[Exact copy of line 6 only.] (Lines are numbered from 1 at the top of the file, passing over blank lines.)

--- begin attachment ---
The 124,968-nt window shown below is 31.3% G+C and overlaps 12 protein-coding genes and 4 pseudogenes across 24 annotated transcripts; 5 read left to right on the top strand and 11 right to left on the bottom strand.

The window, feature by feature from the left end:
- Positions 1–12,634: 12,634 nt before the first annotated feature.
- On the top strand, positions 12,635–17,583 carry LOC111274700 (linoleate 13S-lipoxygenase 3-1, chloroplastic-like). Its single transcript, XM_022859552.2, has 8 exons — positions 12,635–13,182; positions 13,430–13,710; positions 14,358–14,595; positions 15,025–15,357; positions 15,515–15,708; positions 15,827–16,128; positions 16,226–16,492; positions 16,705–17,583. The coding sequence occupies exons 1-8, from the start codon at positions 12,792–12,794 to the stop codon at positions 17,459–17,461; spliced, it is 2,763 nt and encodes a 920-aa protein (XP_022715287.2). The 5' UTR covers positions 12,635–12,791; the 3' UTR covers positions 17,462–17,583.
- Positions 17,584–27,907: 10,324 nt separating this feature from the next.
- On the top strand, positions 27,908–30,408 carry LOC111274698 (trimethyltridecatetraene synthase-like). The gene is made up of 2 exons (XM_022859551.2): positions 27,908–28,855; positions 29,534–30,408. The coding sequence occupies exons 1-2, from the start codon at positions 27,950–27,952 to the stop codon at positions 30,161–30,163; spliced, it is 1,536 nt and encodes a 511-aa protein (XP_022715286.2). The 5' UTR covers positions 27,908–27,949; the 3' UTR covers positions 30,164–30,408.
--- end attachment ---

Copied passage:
- On the top strand, positions 27,908–30,408 carry LOC111274698 (trimethyltridecatetraene synthase-like). The gene is made up of 2 exons (XM_022859551.2): positions 27,908–28,855; positions 29,534–30,408. The coding sequence occupies exons 1-2, from the start codon at positions 27,950–27,952 to the stop codon at positions 30,161–30,163; spliced, it is 1,536 nt and encodes a 511-aa protein (XP_022715286.2). The 5' UTR covers positions 27,908–27,949; the 3' UTR covers positions 30,164–30,408.